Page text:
Paladin’s Quest / Lennus: Kodai Kikai no Kioku

Paladin’s Quest came out in the US in 1993 and the Japanese version came out in 1992.  Its art style is pretty unique on the SNES.

Last Battle, Illusion of Gaia, and Breath of Fire II all have schools early on in their games. Paladin's Quest does as well.

The world of Paladin’s Quest starts out pretty formulaic.  Your hero, Chezni, is at a magical school.  He’s dared to go to the Tower of Gabnid, and he accidentally releases a terrifying dragon like creature.  Said creature is apparently the feared Dal Gren, and releasing it destroys the school.  Soon, you pick up a fellow adopted orphan girl.  If it wasn’t for the art style, this would feel like any number of SNES era RPGs.

In a bar, you can find mercenaries from a wide range of backgrounds.

The first thing that stands out as unique in the game is the art style.  The entire game has a sort of ornate Art Deco look and strong black outlines on sprites.  There’s several races in the game (who have personality traits explained in the manual.)  For the most part, the game doesn’t talk about the races, but there are towns of various groups, and differing styles to the buildings as you travel.  The plot, as you get late in the game, spirals into a reincarnation plot, complete with a massive complex dedicated to one hero’s love for his wife.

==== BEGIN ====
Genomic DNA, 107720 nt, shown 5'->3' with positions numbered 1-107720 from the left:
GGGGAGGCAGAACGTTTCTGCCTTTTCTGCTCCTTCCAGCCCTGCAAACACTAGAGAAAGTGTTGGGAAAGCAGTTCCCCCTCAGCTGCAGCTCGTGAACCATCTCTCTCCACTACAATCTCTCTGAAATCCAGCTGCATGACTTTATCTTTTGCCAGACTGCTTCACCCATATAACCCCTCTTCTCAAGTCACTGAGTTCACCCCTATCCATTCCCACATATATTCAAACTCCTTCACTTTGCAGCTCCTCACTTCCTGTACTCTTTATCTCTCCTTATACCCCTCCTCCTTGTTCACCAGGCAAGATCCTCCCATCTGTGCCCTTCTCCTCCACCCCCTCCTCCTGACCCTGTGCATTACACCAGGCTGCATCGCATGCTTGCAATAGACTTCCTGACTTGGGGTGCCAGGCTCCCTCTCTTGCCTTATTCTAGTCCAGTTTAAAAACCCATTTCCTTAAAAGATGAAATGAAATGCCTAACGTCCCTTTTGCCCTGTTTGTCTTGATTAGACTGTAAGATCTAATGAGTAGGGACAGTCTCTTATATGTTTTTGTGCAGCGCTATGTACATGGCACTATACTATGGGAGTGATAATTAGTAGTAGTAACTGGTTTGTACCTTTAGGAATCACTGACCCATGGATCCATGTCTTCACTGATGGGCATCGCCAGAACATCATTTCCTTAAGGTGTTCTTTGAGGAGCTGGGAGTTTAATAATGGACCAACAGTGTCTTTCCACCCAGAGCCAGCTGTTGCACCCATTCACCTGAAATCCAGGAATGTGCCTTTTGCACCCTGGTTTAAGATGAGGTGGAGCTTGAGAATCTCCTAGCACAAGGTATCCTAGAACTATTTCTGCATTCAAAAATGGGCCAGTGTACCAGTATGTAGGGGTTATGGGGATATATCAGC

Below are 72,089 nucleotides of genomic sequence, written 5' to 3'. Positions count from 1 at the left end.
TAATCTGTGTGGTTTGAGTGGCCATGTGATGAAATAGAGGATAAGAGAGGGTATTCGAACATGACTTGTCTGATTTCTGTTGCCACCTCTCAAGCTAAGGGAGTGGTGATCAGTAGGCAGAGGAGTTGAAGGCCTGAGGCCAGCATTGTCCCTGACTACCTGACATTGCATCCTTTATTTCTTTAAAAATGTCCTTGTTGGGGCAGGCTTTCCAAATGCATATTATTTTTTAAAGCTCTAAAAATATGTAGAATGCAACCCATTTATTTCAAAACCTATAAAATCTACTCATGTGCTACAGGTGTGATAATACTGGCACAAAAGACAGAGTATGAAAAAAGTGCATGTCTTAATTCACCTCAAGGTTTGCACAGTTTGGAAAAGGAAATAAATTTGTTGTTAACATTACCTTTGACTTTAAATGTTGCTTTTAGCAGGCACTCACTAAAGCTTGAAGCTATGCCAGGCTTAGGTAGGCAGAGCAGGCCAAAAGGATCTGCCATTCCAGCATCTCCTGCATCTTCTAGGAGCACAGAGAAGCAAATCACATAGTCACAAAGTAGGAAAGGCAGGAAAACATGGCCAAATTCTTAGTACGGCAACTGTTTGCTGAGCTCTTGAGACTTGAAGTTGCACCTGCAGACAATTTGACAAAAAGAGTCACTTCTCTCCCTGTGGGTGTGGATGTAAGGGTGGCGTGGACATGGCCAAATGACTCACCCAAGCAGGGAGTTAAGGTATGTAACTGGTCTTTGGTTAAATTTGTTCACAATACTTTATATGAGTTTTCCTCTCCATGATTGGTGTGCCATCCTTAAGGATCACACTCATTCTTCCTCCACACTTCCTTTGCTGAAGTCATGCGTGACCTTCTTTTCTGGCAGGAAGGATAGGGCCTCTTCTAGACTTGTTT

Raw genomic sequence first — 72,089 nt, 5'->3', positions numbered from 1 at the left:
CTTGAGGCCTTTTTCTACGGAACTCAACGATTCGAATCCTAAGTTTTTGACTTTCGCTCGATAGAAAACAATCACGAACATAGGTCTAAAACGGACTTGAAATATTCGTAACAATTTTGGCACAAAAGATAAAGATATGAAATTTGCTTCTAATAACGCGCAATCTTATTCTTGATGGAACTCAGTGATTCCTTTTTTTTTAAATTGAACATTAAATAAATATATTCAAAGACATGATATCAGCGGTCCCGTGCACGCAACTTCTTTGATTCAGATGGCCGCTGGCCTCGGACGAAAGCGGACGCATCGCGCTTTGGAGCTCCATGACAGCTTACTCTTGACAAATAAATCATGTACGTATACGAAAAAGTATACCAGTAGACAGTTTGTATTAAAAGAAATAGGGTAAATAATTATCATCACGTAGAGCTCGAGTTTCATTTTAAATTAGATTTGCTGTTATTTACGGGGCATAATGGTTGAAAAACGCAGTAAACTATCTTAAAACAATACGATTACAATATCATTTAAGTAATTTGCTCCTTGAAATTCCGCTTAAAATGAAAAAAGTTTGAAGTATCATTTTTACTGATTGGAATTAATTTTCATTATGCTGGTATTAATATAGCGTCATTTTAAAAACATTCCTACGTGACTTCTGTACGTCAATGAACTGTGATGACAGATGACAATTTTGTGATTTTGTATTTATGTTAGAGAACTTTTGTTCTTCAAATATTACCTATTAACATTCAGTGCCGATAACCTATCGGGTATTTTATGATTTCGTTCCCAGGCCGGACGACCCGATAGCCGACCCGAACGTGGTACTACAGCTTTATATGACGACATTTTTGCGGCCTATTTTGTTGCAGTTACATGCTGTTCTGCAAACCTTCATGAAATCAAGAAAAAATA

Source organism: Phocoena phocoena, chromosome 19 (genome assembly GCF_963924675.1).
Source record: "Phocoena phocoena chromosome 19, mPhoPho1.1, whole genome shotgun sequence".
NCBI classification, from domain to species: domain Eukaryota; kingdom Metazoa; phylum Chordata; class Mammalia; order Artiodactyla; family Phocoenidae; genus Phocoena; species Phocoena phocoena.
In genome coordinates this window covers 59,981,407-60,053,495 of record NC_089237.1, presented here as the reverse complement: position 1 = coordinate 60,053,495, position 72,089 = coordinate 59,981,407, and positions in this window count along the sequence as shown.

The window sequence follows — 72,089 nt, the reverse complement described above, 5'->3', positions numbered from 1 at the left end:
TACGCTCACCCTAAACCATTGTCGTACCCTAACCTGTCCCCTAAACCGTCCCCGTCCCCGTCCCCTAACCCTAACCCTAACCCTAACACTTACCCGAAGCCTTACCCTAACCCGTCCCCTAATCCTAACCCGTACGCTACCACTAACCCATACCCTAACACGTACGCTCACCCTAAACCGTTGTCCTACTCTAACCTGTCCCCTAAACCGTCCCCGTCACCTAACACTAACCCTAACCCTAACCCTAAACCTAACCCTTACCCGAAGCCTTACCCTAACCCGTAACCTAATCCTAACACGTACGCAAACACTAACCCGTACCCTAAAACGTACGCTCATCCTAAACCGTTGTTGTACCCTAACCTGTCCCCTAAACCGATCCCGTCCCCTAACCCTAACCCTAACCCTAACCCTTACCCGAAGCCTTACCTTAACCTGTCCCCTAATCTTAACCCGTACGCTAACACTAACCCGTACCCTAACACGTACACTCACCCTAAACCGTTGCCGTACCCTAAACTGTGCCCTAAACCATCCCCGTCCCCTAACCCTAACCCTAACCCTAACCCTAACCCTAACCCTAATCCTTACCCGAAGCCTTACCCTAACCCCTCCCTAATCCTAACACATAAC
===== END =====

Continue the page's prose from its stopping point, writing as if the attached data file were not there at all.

The world map continues the strange art style.

As for the actual game play, the game has some unique features.  You can have bottles, which can be refilled.  These can be the equivalent of a bandoleer of grenades, for example, or a pack of healing potions.  Magic works via spirits.  You upgrade your spirit levels to unlock better magic and combine them to make spells.  It costs HP to cast spells, however, for the most part, that simply means that mages need extra healing, and are less useful for exploring (since you’d have HP drain if you wanted to use their magical attacks.)

Pressing right here would select the "Kn" which is a knife. Down and then right would heal via using the mini bottle.

To fight, you select items via directions.  This means you can basically autobattle by holding right.  You can also cower behind shields, or kick people with high heeled shoes.  It feels a little over sensitive when you’re trying to select things, but it’s not that bad.

The magic school has a completely different building style than the nearby town.

If it’s not obvious from the battle menu, the translation is awkward in Paladin’s Quest.  Enix, in this era, did not tend to spend a lot of money or time on translations, and it shows in this game.  Items tend to have heavily truncated names.  Dialogue has the occasional awkward turn of phrase.  Still, the game keeps a surprising amount of darkness in the plot instead of hiding it in halfhearted censoring.

In the end, Paladin’s Quest is an oddity.  It has a wild graphical style and a complex world that isn’t entirely explained in the game.  Some of the plot revelations fall flat, but you can tell that the game at least hoped to tell a story.  The use of multiple cultures in the game does make it interesting, as well as the attempts to have your extra characters have a personality.  Some of that is probably helped by a pretty decent musical score for the game.  The game is grindy, and dungeon areas tend to dissolve into acres of corridors and fights.  Still, I remember this game fondly.


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